The Massachusetts Senate Thursday night unanimously passed an education reform bill that would invest a new $1.5 billion in the state’s public K-12 education system over the next seven years with a focus on providing resources that will help low-income students.
The bill aims to funnel additional money into the state’s public education system in a way that would boost every district without reliance on new or increased taxes to pay for the investment.
The Student Opportunity Act, which passed 39-0, “modernizes K-12 education funding” according to a statement from Senate President Karen E. Spilka’s office.
Specifically, the bill increases special education enrollment and cost assumptions to more accurately reflect district enrollment, increases funding for English learners that is differentiated by grade level to reflect the greater resources required to educate older students, the statement said.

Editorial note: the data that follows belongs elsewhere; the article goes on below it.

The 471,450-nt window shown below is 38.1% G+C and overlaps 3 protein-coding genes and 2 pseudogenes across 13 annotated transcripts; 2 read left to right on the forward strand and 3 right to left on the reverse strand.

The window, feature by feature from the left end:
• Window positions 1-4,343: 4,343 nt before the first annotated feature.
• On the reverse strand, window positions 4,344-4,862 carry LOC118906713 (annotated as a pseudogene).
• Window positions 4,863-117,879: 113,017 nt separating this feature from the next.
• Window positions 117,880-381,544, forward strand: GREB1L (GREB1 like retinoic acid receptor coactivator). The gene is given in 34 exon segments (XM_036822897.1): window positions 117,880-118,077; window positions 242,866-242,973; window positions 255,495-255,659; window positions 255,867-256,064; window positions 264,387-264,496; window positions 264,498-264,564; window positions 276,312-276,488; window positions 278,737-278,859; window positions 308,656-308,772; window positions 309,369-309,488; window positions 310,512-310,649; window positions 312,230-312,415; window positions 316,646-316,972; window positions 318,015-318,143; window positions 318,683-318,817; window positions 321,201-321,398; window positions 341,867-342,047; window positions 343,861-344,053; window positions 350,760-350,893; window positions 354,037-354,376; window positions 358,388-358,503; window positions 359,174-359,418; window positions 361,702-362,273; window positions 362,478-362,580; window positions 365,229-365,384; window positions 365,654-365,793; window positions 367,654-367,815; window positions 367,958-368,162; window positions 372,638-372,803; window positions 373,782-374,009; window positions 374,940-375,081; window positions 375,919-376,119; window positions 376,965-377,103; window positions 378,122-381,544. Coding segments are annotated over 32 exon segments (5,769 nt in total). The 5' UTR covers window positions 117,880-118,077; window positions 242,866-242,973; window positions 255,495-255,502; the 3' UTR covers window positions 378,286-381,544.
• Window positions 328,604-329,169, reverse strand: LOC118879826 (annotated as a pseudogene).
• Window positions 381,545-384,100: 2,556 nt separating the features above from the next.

It also provides additional funding based on the share of low-income students in each district, and defines “low-income” as 185 percent of the federal poverty level, rather than the 133 percent level that has been used in recent years, according to Spilka’s office.
“With the passage of the Student Opportunity Act, the Senate is reaffirming its commitment to the idea that providing a quality public education is not a luxury—it is both our greatest responsibility and our greatest opportunity as a state,” said Spilka, an Ashland Democrat, in the statement.
State Senator Jason Lewis, a Winchester Democrat, said the bill’s passage “marks a bold step into the 21st century for our public schools of Massachusetts and for all future generations of students.”
Daniel McDonald of the Globe staff contributed to this report.